In addition to the threat posed by the Commission, Congress appears to be considering radical changes to the safe harbors as well. Senate Bill 1282, the “21st Century Glass-Steagall Act of 2013,” was introduced on July 11, 2013, by Senator Warren (D-MA). Currently, Senators Tammy Baldwin (D-WI), Barbara Boxer (D-CA), Maria Cantwell (D-WA), Angus King (I-ME), Edward Markey (D-MA), John McCain (R-AZ), Barbara Mikulski (D-MD), and Sheldon Whitehouse (D-RI) have signed on as co-sponsors.
The bill is aimed primarily at recreating the wall that existed among banks, investment banks and insurance companies until 1999. Separate from those goals, however, is Section 5 of the legislation, which states simply: “Title 11, United States Code, is amended by striking sections 555, 559, 560, 561 and 562.” Those statutes of the Bankruptcy Code provide much of the substantive protections of the safe harbor.
More specifically, sections 555, 559, 560 and 561 guarantee the enforceability of contractual rights to terminate, liquidate and accelerate under securities contracts, repurchase agreements, swap agreements and master netting agreements. They also allow for setoff and netting rights. Section 562 provides for certain damages calculations under terminated or rejected safe harbor contracts. Oddly, the legislation would leave section 556 – which provides analogous rights to parties under a forward contract – untouched.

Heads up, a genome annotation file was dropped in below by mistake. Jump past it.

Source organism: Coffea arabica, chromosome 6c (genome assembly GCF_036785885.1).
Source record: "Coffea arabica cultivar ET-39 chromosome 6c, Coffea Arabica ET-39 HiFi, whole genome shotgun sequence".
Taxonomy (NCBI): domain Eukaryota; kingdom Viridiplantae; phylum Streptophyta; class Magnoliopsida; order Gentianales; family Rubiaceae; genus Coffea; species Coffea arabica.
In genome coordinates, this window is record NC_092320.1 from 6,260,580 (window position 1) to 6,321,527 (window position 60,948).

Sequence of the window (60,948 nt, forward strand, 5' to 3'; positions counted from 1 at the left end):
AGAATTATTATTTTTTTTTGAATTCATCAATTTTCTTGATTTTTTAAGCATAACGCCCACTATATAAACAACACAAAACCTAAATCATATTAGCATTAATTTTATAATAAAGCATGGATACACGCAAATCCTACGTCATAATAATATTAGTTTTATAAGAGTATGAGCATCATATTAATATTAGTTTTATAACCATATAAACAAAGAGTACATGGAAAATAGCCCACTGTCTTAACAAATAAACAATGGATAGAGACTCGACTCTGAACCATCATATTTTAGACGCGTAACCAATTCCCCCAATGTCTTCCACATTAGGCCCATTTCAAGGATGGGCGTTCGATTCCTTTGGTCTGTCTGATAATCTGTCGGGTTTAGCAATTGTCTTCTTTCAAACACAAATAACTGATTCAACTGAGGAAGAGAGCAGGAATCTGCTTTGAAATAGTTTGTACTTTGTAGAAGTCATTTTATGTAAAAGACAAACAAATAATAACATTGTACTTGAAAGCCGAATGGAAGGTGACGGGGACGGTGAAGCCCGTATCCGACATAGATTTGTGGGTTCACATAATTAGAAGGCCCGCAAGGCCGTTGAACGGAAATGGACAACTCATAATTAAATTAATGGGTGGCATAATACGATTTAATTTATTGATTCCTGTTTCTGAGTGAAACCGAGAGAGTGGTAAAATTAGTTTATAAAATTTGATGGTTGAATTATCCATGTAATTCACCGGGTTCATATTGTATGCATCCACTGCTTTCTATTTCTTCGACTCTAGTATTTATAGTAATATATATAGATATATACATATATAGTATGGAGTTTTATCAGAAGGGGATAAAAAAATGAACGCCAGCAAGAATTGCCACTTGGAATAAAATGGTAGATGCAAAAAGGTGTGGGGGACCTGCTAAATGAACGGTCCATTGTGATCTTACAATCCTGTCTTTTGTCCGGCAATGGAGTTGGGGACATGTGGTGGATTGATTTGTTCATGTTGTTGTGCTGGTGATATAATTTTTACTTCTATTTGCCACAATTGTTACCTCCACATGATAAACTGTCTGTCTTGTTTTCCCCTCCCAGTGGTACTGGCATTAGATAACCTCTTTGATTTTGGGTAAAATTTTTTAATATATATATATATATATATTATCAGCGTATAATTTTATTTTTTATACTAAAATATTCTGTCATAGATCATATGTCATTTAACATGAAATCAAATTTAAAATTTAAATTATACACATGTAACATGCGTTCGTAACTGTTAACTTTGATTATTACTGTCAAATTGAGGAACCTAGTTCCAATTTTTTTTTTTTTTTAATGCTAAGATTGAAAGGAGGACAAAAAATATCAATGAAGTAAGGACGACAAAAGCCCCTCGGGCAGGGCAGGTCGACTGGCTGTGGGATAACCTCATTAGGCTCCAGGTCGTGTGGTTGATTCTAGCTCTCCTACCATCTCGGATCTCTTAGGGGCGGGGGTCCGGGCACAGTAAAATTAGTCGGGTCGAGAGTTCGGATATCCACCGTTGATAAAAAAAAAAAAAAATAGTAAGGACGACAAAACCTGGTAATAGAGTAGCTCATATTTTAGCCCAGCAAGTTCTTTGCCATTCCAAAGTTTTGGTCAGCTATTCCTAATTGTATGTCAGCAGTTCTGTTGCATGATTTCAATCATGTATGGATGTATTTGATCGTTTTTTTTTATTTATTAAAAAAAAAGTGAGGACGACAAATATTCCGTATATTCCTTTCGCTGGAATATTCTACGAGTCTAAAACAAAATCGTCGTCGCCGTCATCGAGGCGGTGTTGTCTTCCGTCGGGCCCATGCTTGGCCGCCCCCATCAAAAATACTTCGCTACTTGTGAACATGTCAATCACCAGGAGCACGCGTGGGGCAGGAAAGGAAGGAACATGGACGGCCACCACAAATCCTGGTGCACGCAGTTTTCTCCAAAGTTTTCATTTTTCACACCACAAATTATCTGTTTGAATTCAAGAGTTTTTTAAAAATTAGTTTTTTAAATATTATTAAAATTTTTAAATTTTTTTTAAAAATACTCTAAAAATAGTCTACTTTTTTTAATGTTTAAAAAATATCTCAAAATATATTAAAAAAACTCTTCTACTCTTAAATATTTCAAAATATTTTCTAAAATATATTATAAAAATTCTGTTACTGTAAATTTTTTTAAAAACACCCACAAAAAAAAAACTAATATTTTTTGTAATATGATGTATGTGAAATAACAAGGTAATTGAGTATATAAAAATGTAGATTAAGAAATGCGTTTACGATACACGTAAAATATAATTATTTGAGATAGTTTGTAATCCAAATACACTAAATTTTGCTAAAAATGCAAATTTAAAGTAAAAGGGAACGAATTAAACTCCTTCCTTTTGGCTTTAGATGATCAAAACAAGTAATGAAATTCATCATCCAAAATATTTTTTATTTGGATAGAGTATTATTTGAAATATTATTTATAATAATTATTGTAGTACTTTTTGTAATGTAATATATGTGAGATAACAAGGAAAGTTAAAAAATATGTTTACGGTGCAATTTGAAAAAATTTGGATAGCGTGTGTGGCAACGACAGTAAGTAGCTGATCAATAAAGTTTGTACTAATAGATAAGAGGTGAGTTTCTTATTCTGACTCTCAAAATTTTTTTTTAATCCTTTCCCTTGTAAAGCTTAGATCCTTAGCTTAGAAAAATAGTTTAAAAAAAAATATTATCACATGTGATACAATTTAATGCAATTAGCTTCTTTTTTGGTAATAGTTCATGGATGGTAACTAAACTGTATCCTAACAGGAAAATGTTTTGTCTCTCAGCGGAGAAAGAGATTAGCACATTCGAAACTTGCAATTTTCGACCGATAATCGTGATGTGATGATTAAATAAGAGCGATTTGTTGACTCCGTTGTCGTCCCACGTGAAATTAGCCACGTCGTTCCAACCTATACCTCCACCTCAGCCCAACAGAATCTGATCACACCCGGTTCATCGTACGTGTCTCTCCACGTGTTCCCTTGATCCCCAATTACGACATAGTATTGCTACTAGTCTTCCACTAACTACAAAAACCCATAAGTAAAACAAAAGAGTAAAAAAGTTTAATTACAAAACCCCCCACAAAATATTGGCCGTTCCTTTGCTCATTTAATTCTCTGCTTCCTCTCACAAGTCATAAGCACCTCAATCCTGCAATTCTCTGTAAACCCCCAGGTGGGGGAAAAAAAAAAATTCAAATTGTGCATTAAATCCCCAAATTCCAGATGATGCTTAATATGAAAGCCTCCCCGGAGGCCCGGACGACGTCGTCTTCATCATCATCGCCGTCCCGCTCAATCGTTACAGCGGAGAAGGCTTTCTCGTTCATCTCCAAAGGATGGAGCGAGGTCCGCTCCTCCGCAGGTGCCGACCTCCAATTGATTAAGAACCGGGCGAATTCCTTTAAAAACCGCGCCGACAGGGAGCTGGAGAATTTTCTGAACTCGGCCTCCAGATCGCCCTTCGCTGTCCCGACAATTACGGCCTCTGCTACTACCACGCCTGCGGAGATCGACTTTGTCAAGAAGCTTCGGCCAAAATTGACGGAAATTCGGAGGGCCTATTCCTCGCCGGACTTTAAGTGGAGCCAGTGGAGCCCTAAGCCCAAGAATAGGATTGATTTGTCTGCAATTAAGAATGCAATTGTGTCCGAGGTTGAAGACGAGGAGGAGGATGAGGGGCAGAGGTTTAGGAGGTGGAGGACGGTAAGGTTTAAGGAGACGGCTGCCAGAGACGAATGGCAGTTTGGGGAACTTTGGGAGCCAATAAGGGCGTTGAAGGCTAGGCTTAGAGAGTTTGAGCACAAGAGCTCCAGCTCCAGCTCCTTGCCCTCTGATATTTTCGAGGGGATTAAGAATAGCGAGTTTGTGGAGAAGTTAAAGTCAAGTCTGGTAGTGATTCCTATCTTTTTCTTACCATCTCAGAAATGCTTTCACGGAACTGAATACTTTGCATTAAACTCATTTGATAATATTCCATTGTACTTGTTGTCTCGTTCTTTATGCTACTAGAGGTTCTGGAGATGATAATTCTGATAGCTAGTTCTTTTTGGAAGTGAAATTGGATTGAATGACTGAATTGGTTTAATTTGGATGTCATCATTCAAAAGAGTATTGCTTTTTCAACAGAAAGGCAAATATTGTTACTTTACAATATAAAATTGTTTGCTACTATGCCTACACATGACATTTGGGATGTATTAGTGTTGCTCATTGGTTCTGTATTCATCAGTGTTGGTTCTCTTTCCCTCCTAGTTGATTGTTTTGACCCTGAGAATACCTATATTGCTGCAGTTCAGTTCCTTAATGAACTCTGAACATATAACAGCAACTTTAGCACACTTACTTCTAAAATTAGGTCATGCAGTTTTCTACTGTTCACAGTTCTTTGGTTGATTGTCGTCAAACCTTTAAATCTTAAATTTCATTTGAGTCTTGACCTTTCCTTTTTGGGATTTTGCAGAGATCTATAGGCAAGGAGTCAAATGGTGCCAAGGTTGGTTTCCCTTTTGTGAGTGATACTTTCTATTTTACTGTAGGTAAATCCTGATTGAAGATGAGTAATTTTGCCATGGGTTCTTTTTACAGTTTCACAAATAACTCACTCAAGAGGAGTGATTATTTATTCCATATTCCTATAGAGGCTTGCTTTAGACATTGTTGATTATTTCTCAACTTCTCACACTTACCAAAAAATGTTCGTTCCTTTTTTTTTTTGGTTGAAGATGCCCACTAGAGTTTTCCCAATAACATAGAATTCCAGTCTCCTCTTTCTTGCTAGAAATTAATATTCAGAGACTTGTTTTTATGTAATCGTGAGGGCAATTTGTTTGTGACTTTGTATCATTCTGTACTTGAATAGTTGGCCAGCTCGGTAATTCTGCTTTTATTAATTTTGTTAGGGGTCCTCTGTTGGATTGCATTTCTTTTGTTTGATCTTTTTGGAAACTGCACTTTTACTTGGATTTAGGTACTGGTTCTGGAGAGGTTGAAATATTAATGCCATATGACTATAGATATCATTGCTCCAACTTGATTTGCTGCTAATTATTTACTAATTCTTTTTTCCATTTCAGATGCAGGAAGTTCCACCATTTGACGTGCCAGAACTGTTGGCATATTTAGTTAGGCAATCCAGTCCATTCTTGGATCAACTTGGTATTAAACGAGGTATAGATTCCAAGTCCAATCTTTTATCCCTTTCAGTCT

As a general matter, the bankruptcy system is about collective risk, and which parties should bear that risk. In a generic bankruptcy, policy favors treating parties equitably by spreading the risk evenly among various parties. In a bankruptcy featuring a major trader of derivatives, however, there is a policy choice to be made: should the risk be borne by the entire market, or solely by the parties-in-interest to the bankruptcy case? To date, Congress has favored the latter, preferring to avoid major market disruptions. In other words, the current version of the Bankruptcy Code provides more protections to derivatives traders than to generic creditors, because doing so prevents a domino effect of multiple defaults. The positions favored by Professor Lubben and Senator Warren, on the other hand, would seem to favor accepting the risk of a market disruption rather than spreading risk more widely.
Either choice might represent reasonable policy, but at minimum, one would clearly mark a major departure from existing law. Traders in derivatives markets may need to stay vigilant in coming months, because their protections in bankruptcy law appear to be somewhat endangered.